There is still plenty of room for individual solos within the context of the songs, and the challenge still exists for the players to create music that is exciting for both them and the audience. What isn't there are all the opportunities for fills and accents, complicated time changes, and long-winded solos. New Orleans style jazz like this is far more concerned about the tune itself than about finding different ways of interpreting it or looking for and responding to its emotional context, as later styles were.
While it's true none of the compositions on this disc approach work done by performers like Charlie Parker or John Coltrane in complexity, that is no reason to discard it out of hand and discount its influence on musicians. Friar's Inn Revisited is a great album full of fun music and first class musicianship, but more important, it serves as a reminder of just how good this style of jazz is.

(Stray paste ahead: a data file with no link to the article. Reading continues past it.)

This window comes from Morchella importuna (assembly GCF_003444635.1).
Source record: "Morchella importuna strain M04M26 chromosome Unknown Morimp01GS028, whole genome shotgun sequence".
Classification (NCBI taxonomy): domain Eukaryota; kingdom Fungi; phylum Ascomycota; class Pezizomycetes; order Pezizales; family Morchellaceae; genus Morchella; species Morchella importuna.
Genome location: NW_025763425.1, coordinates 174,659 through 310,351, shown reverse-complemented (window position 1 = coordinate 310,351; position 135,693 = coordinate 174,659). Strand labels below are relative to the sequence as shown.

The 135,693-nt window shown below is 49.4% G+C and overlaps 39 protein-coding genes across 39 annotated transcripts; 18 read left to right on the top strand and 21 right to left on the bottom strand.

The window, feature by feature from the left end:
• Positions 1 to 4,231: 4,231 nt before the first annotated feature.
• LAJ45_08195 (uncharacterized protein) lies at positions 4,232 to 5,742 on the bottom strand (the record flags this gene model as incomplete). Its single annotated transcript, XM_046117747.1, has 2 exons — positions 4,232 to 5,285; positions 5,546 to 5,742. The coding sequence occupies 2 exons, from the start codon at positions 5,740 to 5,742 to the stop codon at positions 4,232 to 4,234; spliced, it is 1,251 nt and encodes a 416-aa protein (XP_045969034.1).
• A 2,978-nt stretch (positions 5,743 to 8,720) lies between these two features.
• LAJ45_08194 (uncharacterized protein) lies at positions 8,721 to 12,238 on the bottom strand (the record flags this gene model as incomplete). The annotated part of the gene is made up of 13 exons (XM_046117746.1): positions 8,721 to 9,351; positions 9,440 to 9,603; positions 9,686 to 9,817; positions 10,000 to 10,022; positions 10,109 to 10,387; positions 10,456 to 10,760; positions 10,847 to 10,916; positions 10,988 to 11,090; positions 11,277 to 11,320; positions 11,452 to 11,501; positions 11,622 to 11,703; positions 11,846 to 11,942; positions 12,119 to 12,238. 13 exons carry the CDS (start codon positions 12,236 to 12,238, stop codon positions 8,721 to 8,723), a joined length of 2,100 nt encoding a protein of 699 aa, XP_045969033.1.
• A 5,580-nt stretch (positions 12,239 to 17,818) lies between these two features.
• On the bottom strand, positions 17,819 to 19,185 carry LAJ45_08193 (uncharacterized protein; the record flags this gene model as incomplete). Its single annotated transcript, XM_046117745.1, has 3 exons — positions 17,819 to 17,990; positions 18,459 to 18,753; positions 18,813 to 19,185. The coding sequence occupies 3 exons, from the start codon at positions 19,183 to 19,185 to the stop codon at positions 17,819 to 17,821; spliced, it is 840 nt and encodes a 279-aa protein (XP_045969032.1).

Art Hodes wanted to make a disc that honoured the memory of a group of players who helped shape the musician he became. What he has given us 35 years later is a package of great jazz of a style that's not played often enough by players of this calibre. That makes Art Hodes's 1972 project Friar's Inn Revisited just that much more important. It's an example of how great this music can sound when played well. Hopefully it will inspire others to embark on similar projects and discover how wonderful this music can be.